I have been following the canadian rock band The Tea Party since the late 90s since their Triptych days. Jeff Martin was and has been very lucid about the Tea Party break up and reunion and although announced a mere few weeks ago, it is official the Tea Party are back together. After such a harsh, public break up, everything has to be taken with baby steps. With one stateside show here in Buffalo, NY this summer in Lockport this July as part of the Canal Concert series, this will hopefully prove to be an everlasting Tea Party.
Dubbed as the band that created Moroccan roll, Martin wants to see the Tea Party, the second time around, to do everything “on their own terms” and looking back on his past, there’s mistakes he made that he was willing to share exclusively with Modern Frequency. I sat down with Martin to talk about the reunion of the Tea Party and more.
What prompted the Tea Party to break up in 2005 and what prompted this reunion to occur?
Stuart Chatwood, Jeff Burrows, and I had some very strong personal differences between us and that’s what caused the break up. I also wasn’t as happy with the direction or the way things were going with the Tea Party at the time. The last record didn’t seem to me as a Tea Party record to me. It was a trickled down attempt to be more commercial and it didn’t sit right at the end. I didn’t see a future for the Tea Party and if I didn’t leave then, our legacy would be lost.
We didn’t speak after that; it was not amicable to say the least. Over time wounds healed and honestly I thought it would take a lot longer. I met with both Chatwood and Burrows and it felt like the time was right. The Tea Party was not a 90s thing, it’s timeless and we feel like it’s time to celebrate it again. If the audience enjoys it and we enjoy it, maybe there is a future after all for the band.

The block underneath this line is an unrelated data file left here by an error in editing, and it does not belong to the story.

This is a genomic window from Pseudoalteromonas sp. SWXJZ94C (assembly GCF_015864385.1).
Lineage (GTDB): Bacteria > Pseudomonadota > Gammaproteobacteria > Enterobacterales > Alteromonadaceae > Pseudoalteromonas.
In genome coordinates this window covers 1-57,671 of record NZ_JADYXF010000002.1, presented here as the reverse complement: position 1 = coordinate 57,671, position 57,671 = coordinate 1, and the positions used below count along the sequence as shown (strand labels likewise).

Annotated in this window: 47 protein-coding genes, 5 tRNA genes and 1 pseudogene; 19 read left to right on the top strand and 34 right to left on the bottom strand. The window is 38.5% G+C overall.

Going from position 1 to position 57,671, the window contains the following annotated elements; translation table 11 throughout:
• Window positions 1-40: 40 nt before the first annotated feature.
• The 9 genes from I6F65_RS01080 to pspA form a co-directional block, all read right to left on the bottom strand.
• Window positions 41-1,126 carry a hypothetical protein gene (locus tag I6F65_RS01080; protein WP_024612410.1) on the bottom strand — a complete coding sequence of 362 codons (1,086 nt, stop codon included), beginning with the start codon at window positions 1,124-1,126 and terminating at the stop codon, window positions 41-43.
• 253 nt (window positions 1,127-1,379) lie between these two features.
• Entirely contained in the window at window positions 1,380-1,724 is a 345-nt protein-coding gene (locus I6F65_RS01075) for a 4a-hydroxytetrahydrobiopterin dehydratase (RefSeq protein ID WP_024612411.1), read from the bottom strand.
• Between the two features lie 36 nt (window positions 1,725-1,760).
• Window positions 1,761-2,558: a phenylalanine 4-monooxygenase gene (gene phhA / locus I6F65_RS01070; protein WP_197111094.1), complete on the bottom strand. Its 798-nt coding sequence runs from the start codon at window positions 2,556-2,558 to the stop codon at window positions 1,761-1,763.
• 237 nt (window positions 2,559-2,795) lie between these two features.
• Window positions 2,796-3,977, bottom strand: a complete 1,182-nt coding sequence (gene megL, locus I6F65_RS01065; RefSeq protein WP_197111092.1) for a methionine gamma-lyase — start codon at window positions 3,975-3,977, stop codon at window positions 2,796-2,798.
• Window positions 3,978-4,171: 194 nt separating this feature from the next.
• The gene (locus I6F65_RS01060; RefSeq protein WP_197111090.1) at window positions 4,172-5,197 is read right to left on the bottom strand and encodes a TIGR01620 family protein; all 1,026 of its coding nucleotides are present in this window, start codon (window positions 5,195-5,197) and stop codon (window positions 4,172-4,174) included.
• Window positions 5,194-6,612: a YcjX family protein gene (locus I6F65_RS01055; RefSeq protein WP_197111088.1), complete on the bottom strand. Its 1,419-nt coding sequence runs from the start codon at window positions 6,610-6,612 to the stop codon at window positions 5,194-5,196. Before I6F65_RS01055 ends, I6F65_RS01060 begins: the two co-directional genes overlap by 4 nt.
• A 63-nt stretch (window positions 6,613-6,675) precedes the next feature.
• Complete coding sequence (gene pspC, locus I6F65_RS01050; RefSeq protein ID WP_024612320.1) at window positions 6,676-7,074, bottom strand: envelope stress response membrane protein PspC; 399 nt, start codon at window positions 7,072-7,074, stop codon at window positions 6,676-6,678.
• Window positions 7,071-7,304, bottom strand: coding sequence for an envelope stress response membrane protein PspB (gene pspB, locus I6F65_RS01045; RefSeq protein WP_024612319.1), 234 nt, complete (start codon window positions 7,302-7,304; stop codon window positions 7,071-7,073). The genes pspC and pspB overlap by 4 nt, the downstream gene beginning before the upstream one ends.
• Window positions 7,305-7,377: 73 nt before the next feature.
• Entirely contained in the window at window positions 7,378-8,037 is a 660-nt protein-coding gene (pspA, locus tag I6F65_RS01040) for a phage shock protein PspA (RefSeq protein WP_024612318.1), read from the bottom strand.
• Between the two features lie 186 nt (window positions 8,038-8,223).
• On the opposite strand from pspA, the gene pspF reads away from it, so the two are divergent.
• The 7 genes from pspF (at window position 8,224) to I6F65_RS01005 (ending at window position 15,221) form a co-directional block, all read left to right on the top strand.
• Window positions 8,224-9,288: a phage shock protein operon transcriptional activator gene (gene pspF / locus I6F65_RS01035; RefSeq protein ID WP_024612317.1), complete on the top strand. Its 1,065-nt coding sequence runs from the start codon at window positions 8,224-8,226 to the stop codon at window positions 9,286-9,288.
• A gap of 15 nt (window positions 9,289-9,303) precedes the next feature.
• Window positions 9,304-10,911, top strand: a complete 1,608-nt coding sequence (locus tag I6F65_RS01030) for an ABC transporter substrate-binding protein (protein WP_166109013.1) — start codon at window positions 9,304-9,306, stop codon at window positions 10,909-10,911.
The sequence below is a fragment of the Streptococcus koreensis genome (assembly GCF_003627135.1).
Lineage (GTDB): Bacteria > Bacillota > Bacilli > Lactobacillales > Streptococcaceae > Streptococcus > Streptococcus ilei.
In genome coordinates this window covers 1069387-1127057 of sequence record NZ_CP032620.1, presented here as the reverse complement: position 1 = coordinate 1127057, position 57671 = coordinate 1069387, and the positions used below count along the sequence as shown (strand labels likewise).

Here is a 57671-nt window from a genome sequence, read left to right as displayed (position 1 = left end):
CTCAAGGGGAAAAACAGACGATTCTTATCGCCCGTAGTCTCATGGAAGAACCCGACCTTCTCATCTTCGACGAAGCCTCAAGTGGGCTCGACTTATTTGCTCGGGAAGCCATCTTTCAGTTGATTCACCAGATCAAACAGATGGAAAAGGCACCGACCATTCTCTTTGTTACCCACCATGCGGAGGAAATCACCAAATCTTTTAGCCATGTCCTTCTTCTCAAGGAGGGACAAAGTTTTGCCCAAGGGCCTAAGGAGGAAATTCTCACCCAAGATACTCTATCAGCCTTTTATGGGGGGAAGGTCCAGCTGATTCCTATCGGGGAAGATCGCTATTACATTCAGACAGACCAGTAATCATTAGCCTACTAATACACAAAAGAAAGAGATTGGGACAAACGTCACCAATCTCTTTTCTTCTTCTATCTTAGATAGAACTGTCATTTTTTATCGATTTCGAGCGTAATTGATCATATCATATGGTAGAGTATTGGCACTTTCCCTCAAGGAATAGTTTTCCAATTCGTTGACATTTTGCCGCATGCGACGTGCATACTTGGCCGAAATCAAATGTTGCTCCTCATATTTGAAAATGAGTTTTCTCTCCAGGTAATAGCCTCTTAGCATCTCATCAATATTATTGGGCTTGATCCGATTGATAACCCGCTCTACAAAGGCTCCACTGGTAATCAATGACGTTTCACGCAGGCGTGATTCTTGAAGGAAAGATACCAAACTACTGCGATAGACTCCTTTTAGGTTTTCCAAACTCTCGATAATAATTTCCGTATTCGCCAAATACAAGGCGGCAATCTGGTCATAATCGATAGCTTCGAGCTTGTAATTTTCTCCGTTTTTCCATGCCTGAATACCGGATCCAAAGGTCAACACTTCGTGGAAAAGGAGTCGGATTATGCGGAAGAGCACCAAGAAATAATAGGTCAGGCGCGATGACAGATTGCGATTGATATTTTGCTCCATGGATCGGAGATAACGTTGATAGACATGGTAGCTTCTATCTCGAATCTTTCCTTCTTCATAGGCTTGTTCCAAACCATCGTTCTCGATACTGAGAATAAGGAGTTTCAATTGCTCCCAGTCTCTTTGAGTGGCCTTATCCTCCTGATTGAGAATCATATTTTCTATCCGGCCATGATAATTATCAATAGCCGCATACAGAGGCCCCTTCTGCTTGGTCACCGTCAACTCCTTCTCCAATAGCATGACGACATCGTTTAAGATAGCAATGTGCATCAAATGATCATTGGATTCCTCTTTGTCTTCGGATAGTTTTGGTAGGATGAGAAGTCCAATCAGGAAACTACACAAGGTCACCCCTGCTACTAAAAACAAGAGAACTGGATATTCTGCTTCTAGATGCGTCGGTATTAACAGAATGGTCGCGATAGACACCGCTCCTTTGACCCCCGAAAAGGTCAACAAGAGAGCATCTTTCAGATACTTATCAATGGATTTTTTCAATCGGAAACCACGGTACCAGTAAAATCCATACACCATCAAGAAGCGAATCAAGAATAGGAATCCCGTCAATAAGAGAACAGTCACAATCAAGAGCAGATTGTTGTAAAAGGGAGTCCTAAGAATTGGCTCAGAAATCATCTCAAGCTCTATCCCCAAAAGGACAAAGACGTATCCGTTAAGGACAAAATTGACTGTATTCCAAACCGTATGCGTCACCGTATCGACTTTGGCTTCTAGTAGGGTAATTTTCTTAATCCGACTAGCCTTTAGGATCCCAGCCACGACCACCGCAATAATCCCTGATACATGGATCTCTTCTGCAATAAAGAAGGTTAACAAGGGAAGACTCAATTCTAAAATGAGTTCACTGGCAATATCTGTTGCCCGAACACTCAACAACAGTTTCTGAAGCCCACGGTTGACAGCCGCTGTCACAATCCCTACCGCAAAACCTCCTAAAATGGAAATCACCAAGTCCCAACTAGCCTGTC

Bob Rock produced the Seven Circles album and you admitted that it was a mistake to work with him.
It definitely was a mistake; it’s something that should have never happened. We are NOT Metallica.
Did you have any other regrets with The Tea Party or even with your own solo career?
I would have preferred to be more lucid with Interzone Mantras. I have to take most of the blame for that one. We lost our manager, who passed away from cancer at that time and I didn’t realize how emotionally drained I was after that. After that point, I was very very scattered. I wished I could have mixed Interzone much better.
What do you think was your best work with the Tea Party?
Our first four albums. Interzone was a great record, but I could have put more of my heart into it. I think the work I just accomplished with my new band 777, The Ground Cries Out, stands out. I think I have more passion for music than I ever did now.
Would you want to break into the states with Tea Party at this point?
If we did it on our own terms, that’s fine. I think this band deserves respect for what we accomplished in our past and I am not going to play any games to get into the American market.
You have a lot on the table right now.
I got four careers going on—my new band, 777, I’m producing new bands, my solo career, and now the Tea Party is getting back together. So I am wearing a lot of hats right now, but am blessed to be back with The Tea Party.
For more info on the Tea Party reunion visit their web site: http://teaparty.com/